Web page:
Live: The Surfaris and Jacuzzi Boys at Longboards' Grand Opening, July 2

Longboards Grand Opening
With the Surfaris and Jacuzzi Boys
500 Block of Clematis Street, West Palm Beach
Saturday, July 2, 2011

Check out the 55-photo slide show here.

Better than: Getting sand kicked in your face.

Longboards owner Rodney Mayo caught a wave and is yet again sitting on top of the South Florida nightlife world. Even a cloudburst didn't keep away the throngs from packing the street and the new surf-themed seafood restaurant next to two of Mayo's many ventures, the Lounge and Respectable Street. The evening's two main musical acts played up what Mayo has had going for decades now: longevity and youthful vitality.

Just as the sky was growing dark, attention began to shift away from the free drinks inside the overflowing Longboards -- redeemable with jagged pieces of colored glass -- to the stage set up in the street. "We got 20 glass rocks, so we get 20 drinks!" Jacuzzi Boys frontman Gabriel Alcala called out proudly to the well-lubricated crowd. He, bassist Danny Gonzalez, and drummer Diego Monasterios swiftly transitioned through a set that has come to lean significantly on material from their upcoming Glazin' album, due in August.

Although the Miami garage punk trio has added a glistening, new-wave layer of production to its sound on record recently, the blistering live delivery of staples like "Coral Girls" and new jams like "Zeppelin" and "Automatic Jail" varied little. Judging by the number of pleased audience members riding on each others' shoulders, chin-stroking profundity is generally put below overall party vibe for the Boys. Still, with a roundly NSFW picture of two women engaging in some sort of dirty business on Monasterios' drum head, each song was played tight, and the transitions were swift -- only a couple of interruptions for Alcala to proclaim "This one's about birthday cake" or whatever.

A few jams brought out more of a drunken mosh response than others, but with an outdoor area that exceeds the confines of the guys' Little Haiti mainstay, Churchill's, by quite a bit, most attendees could escape with only one or two elbow smashes to the small of the back.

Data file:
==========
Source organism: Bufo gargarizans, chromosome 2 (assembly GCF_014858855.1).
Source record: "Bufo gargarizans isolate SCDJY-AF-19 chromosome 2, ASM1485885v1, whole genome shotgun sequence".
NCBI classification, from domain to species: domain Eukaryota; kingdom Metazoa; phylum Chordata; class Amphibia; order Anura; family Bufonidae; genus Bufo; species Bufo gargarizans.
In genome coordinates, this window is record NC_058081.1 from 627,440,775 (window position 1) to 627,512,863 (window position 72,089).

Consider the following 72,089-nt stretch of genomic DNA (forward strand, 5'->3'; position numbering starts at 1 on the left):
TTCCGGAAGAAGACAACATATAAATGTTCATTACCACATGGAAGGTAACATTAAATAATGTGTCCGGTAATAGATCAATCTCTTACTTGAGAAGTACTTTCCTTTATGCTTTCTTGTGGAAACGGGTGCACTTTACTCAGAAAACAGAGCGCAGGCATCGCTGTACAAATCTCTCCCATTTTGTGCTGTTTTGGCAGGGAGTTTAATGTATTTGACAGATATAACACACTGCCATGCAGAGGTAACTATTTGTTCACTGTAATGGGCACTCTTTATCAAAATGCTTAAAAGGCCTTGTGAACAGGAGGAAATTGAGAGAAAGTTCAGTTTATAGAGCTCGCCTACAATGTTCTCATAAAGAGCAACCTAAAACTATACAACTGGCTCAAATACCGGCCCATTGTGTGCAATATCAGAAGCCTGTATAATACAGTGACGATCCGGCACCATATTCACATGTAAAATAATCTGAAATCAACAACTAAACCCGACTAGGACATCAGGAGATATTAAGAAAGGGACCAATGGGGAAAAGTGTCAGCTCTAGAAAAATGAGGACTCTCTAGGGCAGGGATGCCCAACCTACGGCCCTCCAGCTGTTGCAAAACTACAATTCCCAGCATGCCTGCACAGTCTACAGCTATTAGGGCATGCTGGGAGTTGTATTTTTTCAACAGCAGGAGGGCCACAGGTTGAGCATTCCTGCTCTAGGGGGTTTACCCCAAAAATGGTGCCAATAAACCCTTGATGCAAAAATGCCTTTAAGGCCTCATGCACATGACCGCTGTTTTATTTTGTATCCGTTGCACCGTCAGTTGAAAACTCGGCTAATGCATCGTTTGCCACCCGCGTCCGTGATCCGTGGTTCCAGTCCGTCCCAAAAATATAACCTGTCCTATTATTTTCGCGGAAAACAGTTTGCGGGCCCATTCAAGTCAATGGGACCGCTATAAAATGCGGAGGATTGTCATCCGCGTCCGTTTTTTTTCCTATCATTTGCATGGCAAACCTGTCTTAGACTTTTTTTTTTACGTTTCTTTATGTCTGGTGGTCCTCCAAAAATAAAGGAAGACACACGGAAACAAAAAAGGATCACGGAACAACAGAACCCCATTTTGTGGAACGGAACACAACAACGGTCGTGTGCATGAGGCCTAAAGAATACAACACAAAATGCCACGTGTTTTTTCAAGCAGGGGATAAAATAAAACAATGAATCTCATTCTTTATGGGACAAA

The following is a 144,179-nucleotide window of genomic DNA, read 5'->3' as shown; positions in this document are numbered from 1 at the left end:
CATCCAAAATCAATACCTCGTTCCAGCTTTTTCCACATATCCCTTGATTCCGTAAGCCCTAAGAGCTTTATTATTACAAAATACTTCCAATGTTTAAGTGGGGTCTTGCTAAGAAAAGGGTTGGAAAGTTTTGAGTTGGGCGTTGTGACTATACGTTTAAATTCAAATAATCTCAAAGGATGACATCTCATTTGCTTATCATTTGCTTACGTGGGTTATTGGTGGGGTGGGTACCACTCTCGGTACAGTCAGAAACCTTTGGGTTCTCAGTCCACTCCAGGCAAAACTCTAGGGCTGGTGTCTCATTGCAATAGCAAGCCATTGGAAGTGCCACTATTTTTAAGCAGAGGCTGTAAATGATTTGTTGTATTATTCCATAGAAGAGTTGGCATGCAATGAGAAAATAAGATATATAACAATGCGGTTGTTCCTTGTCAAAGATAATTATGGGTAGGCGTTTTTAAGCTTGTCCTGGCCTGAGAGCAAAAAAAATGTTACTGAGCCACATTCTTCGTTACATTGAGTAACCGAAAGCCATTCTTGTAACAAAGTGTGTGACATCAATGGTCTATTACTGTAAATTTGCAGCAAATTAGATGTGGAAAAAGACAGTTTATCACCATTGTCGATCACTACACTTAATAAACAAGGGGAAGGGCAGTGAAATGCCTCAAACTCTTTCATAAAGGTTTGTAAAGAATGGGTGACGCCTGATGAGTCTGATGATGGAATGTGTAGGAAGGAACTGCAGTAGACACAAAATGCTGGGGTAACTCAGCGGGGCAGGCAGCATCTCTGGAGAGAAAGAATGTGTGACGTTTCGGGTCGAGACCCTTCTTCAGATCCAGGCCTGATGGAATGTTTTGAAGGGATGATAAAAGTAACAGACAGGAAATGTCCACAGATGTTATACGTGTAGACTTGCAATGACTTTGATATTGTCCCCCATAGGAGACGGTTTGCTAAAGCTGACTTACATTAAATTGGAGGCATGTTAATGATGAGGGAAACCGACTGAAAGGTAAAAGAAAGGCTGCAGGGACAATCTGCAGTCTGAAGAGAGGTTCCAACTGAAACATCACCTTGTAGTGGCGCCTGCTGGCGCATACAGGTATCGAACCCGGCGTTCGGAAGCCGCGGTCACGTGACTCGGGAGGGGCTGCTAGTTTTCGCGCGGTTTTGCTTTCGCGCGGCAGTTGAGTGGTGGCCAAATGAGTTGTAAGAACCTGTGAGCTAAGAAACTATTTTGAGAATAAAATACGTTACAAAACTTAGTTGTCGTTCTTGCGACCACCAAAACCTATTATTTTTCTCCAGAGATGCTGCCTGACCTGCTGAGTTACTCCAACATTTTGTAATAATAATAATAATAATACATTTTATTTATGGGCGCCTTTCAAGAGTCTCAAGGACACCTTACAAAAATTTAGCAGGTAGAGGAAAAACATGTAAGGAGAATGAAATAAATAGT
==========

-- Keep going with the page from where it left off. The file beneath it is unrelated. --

The most violent reaction during the Surfaris' headlining set came from the heavens above. Just as the family foursome -- original member Bob Berryhill; his wife, Gene; and sons Deven and Joel -- took the stage in matching Hawaiian shirts and cargo pants, the skies let loose like a 50-foot wave. Many ducked for cover, but from the robust opening strains of the Chantays' "Pipeline," it was established that anyone who stuck around would be rewarded with a full night of traditional surf music.

Many of the evening's songs were popularized by other artists -- "Apache" (The Shadows), "Summertime Blues" (Eddie Cochran), "Misirlou" (Dick Dale), "Sleep Walk" (Santo & Johnny), and so on -- but each fit together seamlessly. Throughout, Bob shared lead guitar duties with son Deven, and the two hit every fierce tremolo riff with showmanship and graceful synchronized footwork.  

As for drummer Joel Berryhill, he relished opportunities to step out from behind the kit and become a manic frontman. The crowd ignored their increasingly clinging-wet clothing and danced spiritedly along to "Louie Louie" and "Surfin' Bird," as he clowned all over the stage. Calls for "Wipeout" came more and more frequently throughout the set, but it wasn't until the band tried a throwaway version of the James Bond theme that it really seemed time to wrap it up.

Soon enough, the sound guy cued up the high-pitched laughter synonymous with the Surfaris' signature track, and the final barrage ensued. Even if the white-haired Bob Berryhill was originally just the band's rhythm guitarist back in the day, he's developed the swagger and a twinkle in his eye to make leading this band look easy. As his family swayed through the final notes of "Wipeout" for what must be well into the thousands of performances, they looked equipped to do it for a thousand more.

Critic's Notebook

Random detail: Members of vicious Miami all-girl punk group Snakehole seated themselves at stage left for most of the Surfaris' set.

The crowd: Hepcats, punks, weirdos, and a great number of sun-kissed folks who just came out for some drinks and never left. And these guys:

Overheard: While the Surfaris played the Trashmen's "Surfin' Bird": "These guys fucking rock."

By the way: According to Berryhill, "The Beach Boys didn't surf! We surf."

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Reed Fischer
Contact: Reed Fischer